Perilous Journalism in the Persian Gulf

Strait of Hormuz incident's uncritical coverage

HMS Middleton in the Straight of Hormuz--Photo Credit: Flickr Creative Commons/Defence Images

Given that one of the stated goals of George W. Bush's January 8-16 Mideast trip was to "remind" allies in the Persian Gulf that "Iran is a threat'' (New York Times, 1/9/08), it should have at least struck journalists as a strange coincidence when a January 6 encounter between the U.S. Navy and five small Iranian speedboats in the Strait of Hormuz, the entrance to the Persian Gulf, was characterized by the Pentagon as "evidence that Iran is unpredictable and remains a threat" (CNN, 1/7/08). Yet several news media outlets swallowed the White House's alarmist account of the incident hook, […]


Coverage of Syria Airstrike Strikingly Familiar

When an apparent airstrike by Israel against Syria on September 6 was eventually linked to accusations of a secret Syrian nuclear program, the striking thing about the often muddled reporting was how much the credulous reaction to unsubstantiated claims resembled the similarly uncritical reporting about Iraq’s non-existent weapons of mass destruction. When the airstrike was first disclosed, the New York Times (9/12/07) quoted an unnamed U.S. military official saying “it was still unclear exactly what the jets hit.” The best guess from other unnamed officials was that the building housed “weapons caches” of arms from Iran, ultimately destined for Hezbollah […]


CounterSpin Interview: Ali Abunimah on Gaza

'It's the exact opposite of a coup'

In November 2004, a New York Times article on Palestinian elections (11/14/04) stated, “The post-Arafat era will be the latest test of a quintessentially American article of faith: that elections provide legitimacy even to the frailest institutions.” The "faith" that elites in the press and in government have in such elections is tested when the results cut against U.S. wishes, as happened when Hamas prevailed over Fatah in Palestinian elections in 2006. As a result, the White House pursued a policy of punishing Palestinians for their disobedience by attempting to prevent Hamas from participating in the Palestinian government. That only […]


As`ad AbuKhalil on Mideast democracy, Laurie Garrett on exit memo

Download MP3 This week on CounterSpin: Was the Bush administration right all along? That's the question the media are asking nowadays, with democratic uprisings happening across the Middle East that many say are all thanks to the White House. Much of the coverage focuses on Lebanon; but what's really happening there? We'll ask As`ad AbuKhalil, professor of political science at California State University, Stanislaus. Also this week: Folks concerned about the future of journalism are discussing why a veteran journalist left their post this week. No, it's not Dan Rather. Pulitzer-Prize winning reporter Laurie Garrett said she won't be going […]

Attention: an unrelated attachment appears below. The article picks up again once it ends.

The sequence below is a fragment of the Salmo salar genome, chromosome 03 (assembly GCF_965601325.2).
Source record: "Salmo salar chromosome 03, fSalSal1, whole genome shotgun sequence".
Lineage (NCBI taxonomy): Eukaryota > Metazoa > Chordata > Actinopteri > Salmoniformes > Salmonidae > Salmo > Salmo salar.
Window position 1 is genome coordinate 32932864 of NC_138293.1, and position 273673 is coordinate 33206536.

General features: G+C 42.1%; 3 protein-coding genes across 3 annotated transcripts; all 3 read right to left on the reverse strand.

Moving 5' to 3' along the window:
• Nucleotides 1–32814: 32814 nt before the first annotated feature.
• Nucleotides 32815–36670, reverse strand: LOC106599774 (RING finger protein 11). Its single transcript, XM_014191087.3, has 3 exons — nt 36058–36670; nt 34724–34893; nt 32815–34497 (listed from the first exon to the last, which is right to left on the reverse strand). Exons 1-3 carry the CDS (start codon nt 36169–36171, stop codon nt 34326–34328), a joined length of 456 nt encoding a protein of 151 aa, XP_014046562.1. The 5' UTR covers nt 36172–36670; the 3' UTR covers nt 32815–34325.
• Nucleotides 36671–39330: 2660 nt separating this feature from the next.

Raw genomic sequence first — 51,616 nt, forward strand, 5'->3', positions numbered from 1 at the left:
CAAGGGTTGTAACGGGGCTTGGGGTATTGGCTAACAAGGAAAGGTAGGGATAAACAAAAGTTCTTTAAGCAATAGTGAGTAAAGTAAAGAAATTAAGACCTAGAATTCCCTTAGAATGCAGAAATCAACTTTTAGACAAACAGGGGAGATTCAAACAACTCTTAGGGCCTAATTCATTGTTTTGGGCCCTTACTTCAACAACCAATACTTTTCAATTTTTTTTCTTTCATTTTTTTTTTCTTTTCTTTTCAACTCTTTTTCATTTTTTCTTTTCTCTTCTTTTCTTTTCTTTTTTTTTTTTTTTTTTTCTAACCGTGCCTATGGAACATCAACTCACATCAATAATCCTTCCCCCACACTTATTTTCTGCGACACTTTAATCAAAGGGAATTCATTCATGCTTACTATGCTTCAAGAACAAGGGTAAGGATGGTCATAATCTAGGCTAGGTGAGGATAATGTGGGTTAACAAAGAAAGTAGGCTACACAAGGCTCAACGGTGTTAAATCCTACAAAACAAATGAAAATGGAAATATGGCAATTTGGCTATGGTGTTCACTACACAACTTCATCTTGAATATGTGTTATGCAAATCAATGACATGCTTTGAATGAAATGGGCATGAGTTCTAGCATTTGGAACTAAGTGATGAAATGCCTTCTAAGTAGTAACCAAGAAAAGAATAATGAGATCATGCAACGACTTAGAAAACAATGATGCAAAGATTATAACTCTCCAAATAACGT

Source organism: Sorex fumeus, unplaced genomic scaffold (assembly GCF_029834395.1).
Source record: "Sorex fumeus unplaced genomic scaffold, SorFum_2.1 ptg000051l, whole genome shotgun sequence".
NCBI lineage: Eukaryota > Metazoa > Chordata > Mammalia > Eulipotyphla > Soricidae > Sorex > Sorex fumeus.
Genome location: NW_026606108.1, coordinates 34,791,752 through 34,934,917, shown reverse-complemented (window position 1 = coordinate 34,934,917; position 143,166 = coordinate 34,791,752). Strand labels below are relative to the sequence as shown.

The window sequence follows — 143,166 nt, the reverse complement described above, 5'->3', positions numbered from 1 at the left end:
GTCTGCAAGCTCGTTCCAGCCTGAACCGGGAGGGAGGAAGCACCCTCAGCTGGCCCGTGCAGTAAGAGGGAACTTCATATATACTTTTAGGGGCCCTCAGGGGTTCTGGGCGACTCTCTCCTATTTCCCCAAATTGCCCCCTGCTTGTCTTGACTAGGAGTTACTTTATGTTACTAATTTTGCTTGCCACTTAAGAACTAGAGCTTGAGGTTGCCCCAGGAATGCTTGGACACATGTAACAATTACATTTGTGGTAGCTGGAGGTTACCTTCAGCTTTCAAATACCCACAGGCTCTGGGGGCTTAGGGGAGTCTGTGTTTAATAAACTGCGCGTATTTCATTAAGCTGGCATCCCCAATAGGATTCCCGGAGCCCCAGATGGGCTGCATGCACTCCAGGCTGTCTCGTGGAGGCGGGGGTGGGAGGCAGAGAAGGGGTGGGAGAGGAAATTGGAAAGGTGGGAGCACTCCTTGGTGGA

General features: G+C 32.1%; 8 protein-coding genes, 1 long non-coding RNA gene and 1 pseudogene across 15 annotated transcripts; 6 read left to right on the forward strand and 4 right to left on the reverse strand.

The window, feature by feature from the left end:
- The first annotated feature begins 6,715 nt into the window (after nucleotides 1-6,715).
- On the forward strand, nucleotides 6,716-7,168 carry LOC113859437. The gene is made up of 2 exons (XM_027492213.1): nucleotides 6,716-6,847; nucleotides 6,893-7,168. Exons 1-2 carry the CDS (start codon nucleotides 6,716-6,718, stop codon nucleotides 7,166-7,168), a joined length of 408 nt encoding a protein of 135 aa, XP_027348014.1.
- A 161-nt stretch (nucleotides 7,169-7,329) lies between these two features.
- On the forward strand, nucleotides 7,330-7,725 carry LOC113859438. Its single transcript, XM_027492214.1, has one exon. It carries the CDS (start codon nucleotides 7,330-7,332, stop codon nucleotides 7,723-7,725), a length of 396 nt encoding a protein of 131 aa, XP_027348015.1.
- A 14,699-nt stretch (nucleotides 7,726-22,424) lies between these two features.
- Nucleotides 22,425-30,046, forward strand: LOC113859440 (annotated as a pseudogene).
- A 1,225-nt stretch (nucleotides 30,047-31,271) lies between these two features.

Ali Abunimah on Yaser Arafat, Michael Ratner on Alberto Gonzales

Download MP3 The death of Yaser Arafat was seen by many in the media as a new opportunity for peace in the Middle East. But many outlets took the news as a chance to recycle some very old and discredited charges. What else was notable about the coverage of Arafat's death? We'll ask Ali Abunimah of the website Electronic Intifada. Also this week: News reports about Alberto Gonzales's nomination as the next U.S. Attorney General have concentrated more on Gonzales’s ethnicity and his friendship with Bush than on his radical views on civil rights, human rights and international law. This […]


Network of Insiders

TV news relies mainly on officials to discuss policy

The crisis of September 11 touched on issues from Middle Eastern politics to skyscraper architecture, Islamic theology to the threat of unconventional weapons. It was a story, in other words, that most ordinary Americans could not easily interpret without help. FAIR has conducted a study to find out which experts the three major television news outlets--NBC, ABC and CBS--sought out to help explain these and other issues in the days following the September 11 attacks. A total of 189 expert guests were invited by the networks to appear in on-camera interview segments during the period from September 12 to September […]


Retaliating in Advance

U.S. reports reverse chronology of Israeli airstrikes on Lebanon

On June 24, Israeli air raids on Lebanon killed at least nine Lebanese civilians and destroyed major bridges and power plants, plunging much of the country into darkness. In retaliatory strikes by the Lebanese resistance movement Hezbollah against northern Israel, two Israeli civilians were also killed. This was by far the most intense violence between Israel and Lebanon since 1996. Coverage of these events in the American media avoided the main issues defining the conflict, distorted the facts and focused almost exclusively on the suffering and anxiety of Israelis. Even the most minimal context for this extraordinary bout of violence […]


'Arabs Stone Jewish Worshippers'...or Did They?

"Stones fell on Jews who...were simply praying peacefully at the Western Wall," reported Dean Reynolds on Nightline (10/9/90). His version coincided with nearly all accounts of the Oct. 8 killing of some 17 Palestinians outside the Al Aqsa Mosque in Jerusalem. CBS Evening News showed stones, thrown by Palestinians, flying over the Wailing Wall. What they failed to show, and what few journalists reported, is that the plaza below was virtually empty. Investigative reporter Michael Emery (Village Voice, (11/13/90) analyzed three separate videotapes of the massacre to show that Israeli forces fired into the crowd before any rocks were thrown […]